Speaking of Dr. Jake, because my doctorate is in psychology he always thinks I know the answer to such questions as why people put down the groups with which they are associated. Unfortunately, he is wrong. When they issued crystal balls at graduation, I was in the wrong line. Maybe it is just human nature to believe that the grass is always greener on the other side of the fence and if I was in tae kwon do or football or boxing or wrestling it would be a better deal.

It aint so. Besides, in what other sport can you pick a person up three feet off the ground and slam her down? Wrestling, you say? Yes, but if afterward, you jump on the person and start choking him, in wrestling they consider you a psychotic danger to the sport whereas in a judo tournament they are just as likely to give you the fighting spirit award.

Judo is so cool!

----------------- REQUIRED JUDO TIP ---------------------------
1. Get a smaller gi. Okay, I argue with my daughter Ronda about this all of the time that it is overkill to get your judo gi tailored. HOWEVER, that doesn't mean you should be wearing a gi that is two sizes too big. The rules say 10 cm from your wrist. Get a gi top that ends 10 centimeters from your wrist, not one that goes over your wrist. If you are 18, you are NOT going to grow into it!

2. Learn the rules. Let's start with this one. An ippon means largely on the back, not the largest part of the back. If I throw you and you land on your shoulder blades with none of the rest of your body touching then 100% of where you landed was on your back. It was not on 100% of your back, but the rules don't say that.

There are a lot more rules than that, by the way. I mentioned that because that is the most often cause of disputes where the disputing player or coach is in the wrong. Next time I will try to remember mention the second most disputed rule.


Unknown said...

no here's what you do, you bring to the tournament one gi that's 7cm from the wrist, and another one thats around 9cm, each color. Yeah that's 4 gis, but just bring a bag with wheels on it if you feel that lazy (I sure do!)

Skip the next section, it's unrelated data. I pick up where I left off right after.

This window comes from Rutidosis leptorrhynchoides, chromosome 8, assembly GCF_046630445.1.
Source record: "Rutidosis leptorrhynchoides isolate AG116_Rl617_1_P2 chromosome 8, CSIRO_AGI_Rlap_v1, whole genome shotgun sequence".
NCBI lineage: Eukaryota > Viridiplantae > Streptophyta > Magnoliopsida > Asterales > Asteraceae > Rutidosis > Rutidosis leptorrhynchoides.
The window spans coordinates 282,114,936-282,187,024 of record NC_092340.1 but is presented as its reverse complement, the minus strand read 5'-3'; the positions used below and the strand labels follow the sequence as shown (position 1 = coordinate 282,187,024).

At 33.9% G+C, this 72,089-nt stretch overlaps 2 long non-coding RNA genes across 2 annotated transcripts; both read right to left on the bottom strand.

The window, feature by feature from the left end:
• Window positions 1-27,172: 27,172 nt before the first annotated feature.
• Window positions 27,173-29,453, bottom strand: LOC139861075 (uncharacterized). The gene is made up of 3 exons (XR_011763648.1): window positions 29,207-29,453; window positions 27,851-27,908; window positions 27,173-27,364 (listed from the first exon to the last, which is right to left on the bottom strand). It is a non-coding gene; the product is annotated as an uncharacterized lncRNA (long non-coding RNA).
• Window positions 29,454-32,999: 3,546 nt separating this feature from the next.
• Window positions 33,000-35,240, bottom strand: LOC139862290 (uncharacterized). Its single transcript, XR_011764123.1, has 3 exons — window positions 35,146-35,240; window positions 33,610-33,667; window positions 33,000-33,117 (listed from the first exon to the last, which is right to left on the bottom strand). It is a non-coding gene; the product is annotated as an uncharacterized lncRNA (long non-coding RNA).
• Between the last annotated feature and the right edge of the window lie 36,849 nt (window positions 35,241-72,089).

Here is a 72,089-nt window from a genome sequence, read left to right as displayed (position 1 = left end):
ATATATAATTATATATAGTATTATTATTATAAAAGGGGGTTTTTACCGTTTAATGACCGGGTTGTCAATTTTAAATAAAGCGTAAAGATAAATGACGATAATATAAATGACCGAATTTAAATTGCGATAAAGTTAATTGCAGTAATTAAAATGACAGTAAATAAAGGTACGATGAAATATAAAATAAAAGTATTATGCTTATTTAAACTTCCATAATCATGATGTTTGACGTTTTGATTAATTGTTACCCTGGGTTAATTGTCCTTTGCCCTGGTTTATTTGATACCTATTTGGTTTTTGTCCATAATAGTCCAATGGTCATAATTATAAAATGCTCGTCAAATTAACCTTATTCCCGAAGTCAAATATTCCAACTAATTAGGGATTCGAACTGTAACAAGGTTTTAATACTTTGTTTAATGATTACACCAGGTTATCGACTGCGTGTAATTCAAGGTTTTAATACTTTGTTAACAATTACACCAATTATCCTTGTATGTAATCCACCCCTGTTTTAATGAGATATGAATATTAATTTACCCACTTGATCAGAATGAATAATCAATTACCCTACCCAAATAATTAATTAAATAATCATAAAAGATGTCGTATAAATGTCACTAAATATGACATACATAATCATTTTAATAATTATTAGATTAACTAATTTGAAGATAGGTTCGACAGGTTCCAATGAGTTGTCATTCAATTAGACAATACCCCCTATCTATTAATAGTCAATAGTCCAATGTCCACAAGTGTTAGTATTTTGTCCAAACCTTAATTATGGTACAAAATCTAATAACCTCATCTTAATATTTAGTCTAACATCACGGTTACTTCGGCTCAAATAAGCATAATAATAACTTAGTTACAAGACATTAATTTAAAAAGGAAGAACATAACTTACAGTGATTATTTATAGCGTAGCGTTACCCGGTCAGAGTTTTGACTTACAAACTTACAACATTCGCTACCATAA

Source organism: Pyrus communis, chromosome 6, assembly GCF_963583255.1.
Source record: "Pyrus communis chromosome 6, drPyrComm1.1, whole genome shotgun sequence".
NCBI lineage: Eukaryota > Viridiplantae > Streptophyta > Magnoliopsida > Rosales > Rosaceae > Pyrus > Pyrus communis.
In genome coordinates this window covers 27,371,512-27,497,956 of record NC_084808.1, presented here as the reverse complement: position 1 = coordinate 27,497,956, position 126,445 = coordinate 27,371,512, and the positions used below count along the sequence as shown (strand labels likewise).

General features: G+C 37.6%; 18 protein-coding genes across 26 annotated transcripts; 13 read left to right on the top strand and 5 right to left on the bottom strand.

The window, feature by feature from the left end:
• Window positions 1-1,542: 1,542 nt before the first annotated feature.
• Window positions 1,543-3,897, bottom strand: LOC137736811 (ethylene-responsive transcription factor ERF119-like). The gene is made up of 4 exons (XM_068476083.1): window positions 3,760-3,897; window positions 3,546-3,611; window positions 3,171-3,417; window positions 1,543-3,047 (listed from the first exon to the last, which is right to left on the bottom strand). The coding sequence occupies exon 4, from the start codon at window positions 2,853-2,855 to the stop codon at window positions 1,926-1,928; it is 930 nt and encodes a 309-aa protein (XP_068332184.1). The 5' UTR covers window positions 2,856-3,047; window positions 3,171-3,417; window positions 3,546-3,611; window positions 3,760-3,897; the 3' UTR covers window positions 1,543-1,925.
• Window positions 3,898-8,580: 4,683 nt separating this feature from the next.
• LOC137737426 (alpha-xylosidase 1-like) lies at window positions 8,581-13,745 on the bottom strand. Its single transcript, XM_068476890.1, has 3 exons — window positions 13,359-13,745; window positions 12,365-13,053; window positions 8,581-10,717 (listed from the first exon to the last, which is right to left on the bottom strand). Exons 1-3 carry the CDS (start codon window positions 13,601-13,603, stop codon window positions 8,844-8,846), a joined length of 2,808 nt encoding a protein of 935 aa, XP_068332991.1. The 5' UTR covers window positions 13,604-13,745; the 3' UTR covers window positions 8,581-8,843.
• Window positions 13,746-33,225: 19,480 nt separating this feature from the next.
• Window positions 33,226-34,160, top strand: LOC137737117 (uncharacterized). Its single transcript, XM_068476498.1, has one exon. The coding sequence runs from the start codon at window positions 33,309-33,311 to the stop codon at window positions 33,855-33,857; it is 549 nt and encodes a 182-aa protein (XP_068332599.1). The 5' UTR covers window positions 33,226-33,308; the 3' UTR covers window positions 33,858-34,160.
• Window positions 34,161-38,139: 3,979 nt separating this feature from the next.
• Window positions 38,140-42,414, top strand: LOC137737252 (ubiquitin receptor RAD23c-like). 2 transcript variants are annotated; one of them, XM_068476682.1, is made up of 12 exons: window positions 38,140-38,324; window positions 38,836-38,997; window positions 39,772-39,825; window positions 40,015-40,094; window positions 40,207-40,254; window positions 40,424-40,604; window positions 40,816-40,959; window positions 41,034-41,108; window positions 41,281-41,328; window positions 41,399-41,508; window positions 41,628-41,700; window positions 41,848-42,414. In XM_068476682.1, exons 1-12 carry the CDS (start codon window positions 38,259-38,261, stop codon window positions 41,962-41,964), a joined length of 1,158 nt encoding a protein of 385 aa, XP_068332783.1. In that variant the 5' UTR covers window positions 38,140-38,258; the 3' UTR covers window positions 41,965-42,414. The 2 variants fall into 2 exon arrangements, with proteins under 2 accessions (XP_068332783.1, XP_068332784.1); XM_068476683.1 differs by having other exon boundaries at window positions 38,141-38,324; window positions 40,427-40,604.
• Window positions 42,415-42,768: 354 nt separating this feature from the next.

If they make you change it go and put the other one on, but most times they don't check
At the worlds they made me change my gi and i went and put a smaller one on...they let me fight in it.
For some reason i think referees like to tell you to do stuff to see if you listen to them.
Kinda like the boss at your job making you redo the same task 10 times just so he can get the satifaction of making you do something.

btw mom i get your point, i'm trying to not end up with the iq of a house pet

Dr. AnnMaria said...

Oh, and Glenn Koyama said at the tournament today that it is 5 cm from your wrist and 10 cm on the sleeve. Okay, yeah, I understood what I meant anyway.

I made fun of Destinee and Kala for bringing four gis to the All-Women's Tournament. Now I know they got it from YOU!!!

Anonymous said...

You've got problems, Dr. AnnMaria.

Kind of twisted to see a person talk so much about the joys of choking another person out. And not in a funny/ha ha kind of way either.

Summers said...

I agreed and initially met with her at her home to help organize the project. A sept ans, le petit prodige pouvait remplacer son matre l'orgue pour la messe. Clefs: Clef is a symbol that signifies the octaves in which the musical notation is played.